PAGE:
2011-12-06 09:29:28A little bit of warming would NOT be a good thing


How often have you heard the canard, "I could use a little wamer weather.  Bring it on."?

Let's play along with the idea that the earth is gradually getting uniformly warmer and see where it leads, combining this idea with some of the data from Dr. James Hansen's recent paper "Climate Variability and Climate Change: The New Climate Dice" which can be found at http://www.columbia.edu/~jeh1

From the Hansen paper, we take the baseline distribution of local anomalies, which follow a normal distribution.  In this distribution, an area under the curve represents a percentage of earth's surface.  The area to the right of 3 standard deviations is the percentage of earth's surface that would typically experience an "extremely hot" summer.

For the period 1951-1980, this area is about 0.1%

For the last 10 years, when summer temperatures are compared to the baseline period, this area is about 5 - 10%.

Now suppose we go along with the idea that every part of the earth is gradually warming at the same rate.  This would mean the original baseline distribution is slowly sliding to the right. {NOT QUITE!}  Guess what happens to the area of earth that is expected to be extremely hot during the summer?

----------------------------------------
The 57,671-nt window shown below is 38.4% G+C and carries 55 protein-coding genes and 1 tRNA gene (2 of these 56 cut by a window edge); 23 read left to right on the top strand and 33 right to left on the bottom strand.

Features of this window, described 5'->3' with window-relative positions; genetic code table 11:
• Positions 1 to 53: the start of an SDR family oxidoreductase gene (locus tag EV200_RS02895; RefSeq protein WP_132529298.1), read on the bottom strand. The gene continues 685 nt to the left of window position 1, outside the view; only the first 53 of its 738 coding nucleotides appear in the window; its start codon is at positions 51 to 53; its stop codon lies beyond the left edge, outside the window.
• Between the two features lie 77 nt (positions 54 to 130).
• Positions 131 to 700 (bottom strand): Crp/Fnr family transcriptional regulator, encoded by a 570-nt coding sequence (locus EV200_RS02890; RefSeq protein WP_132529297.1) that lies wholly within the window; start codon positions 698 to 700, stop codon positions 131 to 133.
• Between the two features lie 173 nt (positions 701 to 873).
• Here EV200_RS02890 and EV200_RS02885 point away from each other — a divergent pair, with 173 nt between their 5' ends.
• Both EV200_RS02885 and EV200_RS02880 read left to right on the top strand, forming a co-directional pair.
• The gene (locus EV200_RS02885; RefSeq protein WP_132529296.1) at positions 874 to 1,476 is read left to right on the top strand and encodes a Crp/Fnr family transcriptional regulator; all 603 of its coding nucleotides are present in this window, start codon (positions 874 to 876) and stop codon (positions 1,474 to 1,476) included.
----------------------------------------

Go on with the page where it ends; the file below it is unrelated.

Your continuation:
It's a "George of the Jungle" kind of moment.  Hey, watch out for that ... HOCKEY STICK !!!!



Note added 12-6-2011: Sorry for the big jumps in steps here.  The last step is not quite right.  Even warming does not translate directly to a shift in the curve as implied.

I will need to spend a bit more time on this to tune it up.  I believe the Hansen paper is EXTREMELY important, and I also think the data presented strongly suggests we should expect to see an effect like the one in the curve.

A simpler example along the same lines is the way in which the percentage of people with IQ over 145 would increase if the curve were shifted.  As in this sequence of curves: